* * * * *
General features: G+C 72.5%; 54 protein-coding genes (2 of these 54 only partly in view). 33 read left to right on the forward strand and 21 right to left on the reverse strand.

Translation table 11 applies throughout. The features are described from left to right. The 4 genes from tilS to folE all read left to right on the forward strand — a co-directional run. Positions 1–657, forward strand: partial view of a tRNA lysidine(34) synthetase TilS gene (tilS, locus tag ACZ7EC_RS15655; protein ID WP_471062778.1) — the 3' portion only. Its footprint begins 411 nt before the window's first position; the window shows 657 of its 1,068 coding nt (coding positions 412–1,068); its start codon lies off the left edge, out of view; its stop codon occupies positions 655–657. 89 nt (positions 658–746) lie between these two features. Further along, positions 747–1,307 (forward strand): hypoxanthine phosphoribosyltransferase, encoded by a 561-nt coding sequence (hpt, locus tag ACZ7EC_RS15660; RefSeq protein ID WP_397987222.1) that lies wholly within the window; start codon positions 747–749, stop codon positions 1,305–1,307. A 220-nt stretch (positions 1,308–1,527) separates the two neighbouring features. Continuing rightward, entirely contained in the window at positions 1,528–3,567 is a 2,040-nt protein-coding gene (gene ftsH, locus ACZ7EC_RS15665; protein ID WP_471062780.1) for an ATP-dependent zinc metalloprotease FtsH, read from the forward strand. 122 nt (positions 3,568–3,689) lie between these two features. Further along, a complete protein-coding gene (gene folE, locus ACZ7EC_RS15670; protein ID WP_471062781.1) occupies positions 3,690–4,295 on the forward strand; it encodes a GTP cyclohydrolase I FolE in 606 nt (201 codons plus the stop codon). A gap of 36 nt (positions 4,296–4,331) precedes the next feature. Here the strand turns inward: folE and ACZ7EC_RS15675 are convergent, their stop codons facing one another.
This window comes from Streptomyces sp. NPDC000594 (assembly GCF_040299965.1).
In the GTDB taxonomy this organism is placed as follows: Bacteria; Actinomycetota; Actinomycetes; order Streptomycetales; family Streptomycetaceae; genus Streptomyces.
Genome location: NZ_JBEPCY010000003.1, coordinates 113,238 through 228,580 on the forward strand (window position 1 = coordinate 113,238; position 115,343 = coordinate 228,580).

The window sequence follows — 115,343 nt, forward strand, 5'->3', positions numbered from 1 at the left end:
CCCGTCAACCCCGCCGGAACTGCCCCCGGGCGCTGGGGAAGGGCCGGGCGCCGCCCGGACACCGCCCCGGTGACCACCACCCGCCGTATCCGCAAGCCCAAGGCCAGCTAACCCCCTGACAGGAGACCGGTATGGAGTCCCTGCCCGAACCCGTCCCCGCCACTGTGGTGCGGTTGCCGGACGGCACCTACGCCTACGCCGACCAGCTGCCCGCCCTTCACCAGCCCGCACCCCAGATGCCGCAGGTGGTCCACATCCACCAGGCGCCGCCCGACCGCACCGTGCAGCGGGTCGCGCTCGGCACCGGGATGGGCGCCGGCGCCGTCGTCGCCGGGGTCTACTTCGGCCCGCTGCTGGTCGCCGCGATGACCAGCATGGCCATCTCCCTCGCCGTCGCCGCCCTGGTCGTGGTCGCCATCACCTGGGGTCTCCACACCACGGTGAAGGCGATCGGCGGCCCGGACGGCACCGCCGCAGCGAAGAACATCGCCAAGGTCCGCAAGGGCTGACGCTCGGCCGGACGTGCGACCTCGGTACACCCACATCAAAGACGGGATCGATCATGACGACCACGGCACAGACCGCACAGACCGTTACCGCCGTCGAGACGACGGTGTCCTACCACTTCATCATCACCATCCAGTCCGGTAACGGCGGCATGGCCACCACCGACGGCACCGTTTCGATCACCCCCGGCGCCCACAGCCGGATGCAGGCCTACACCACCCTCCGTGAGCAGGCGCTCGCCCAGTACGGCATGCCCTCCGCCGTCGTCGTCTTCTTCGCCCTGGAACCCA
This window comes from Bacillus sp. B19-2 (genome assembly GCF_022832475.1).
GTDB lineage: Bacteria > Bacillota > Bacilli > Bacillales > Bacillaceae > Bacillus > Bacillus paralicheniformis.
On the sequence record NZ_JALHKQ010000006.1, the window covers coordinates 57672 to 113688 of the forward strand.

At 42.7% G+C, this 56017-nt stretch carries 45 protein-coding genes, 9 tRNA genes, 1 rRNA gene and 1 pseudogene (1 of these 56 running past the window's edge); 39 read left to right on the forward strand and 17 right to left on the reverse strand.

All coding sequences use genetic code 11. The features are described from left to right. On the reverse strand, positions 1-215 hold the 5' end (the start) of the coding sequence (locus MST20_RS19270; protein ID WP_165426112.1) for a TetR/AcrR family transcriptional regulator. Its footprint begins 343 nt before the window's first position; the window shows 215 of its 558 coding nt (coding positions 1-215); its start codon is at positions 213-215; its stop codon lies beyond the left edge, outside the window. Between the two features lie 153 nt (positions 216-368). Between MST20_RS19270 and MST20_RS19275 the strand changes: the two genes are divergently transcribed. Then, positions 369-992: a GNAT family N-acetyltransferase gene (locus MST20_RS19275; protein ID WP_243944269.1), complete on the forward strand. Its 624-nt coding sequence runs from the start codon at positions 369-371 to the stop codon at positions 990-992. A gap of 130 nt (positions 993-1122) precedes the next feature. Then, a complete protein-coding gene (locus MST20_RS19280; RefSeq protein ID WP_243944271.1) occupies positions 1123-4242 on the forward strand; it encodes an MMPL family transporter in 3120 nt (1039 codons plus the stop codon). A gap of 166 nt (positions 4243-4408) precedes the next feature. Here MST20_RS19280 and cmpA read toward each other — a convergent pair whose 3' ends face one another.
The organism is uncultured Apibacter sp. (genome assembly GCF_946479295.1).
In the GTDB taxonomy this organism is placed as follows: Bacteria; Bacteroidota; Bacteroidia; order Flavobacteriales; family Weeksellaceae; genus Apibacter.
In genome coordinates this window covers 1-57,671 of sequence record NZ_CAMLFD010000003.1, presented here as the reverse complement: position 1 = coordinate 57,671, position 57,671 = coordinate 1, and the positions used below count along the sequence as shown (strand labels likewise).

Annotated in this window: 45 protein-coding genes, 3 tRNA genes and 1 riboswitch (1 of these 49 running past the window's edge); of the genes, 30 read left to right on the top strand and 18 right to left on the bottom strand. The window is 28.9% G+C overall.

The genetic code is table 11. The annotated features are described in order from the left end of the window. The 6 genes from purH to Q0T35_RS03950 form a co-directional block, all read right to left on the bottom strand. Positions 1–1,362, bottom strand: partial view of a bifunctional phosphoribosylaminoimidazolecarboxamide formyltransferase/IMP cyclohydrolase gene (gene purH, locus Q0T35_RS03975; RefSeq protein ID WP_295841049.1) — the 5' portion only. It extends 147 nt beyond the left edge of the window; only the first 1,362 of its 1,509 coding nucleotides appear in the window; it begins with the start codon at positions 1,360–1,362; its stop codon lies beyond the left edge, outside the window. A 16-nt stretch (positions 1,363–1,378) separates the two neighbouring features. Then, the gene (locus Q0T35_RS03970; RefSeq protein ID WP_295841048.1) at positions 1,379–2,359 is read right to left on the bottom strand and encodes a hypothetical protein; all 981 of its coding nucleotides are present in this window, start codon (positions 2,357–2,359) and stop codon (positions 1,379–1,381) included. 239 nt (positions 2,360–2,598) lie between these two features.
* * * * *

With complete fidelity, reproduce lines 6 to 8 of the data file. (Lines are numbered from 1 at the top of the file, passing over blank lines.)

The window sequence follows — 115,343 nt, forward strand, 5'->3', positions numbered from 1 at the left end:
CCCGTCAACCCCGCCGGAACTGCCCCCGGGCGCTGGGGAAGGGCCGGGCGCCGCCCGGACACCGCCCCGGTGACCACCACCCGCCGTATCCGCAAGCCCAAGGCCAGCTAACCCCCTGACAGGAGACCGGTATGGAGTCCCTGCCCGAACCCGTCCCCGCCACTGTGGTGCGGTTGCCGGACGGCACCTACGCCTACGCCGACCAGCTGCCCGCCCTTCACCAGCCCGCACCCCAGATGCCGCAGGTGGTCCACATCCACCAGGCGCCGCCCGACCGCACCGTGCAGCGGGTCGCGCTCGGCACCGGGATGGGCGCCGGCGCCGTCGTCGCCGGGGTCTACTTCGGCCCGCTGCTGGTCGCCGCGATGACCAGCATGGCCATCTCCCTCGCCGTCGCCGCCCTGGTCGTGGTCGCCATCACCTGGGGTCTCCACACCACGGTGAAGGCGATCGGCGGCCCGGACGGCACCGCCGCAGCGAAGAACATCGCCAAGGTCCGCAAGGGCTGACGCTCGGCCGGACGTGCGACCTCGGTACACCCACATCAAAGACGGGATCGATCATGACGACCACGGCACAGACCGCACAGACCGTTACCGCCGTCGAGACGACGGTGTCCTACCACTTCATCATCACCATCCAGTCCGGTAACGGCGGCATGGCCACCACCGACGGCACCGTTTCGATCACCCCCGGCGCCCACAGCCGGATGCAGGCCTACACCACCCTCCGTGAGCAGGCGCTCGCCCAGTACGGCATGCCCTCCGCCGTCGTCGTCTTCTTCGCCCTGGAACCCA
This window comes from Bacillus sp. B19-2 (genome assembly GCF_022832475.1).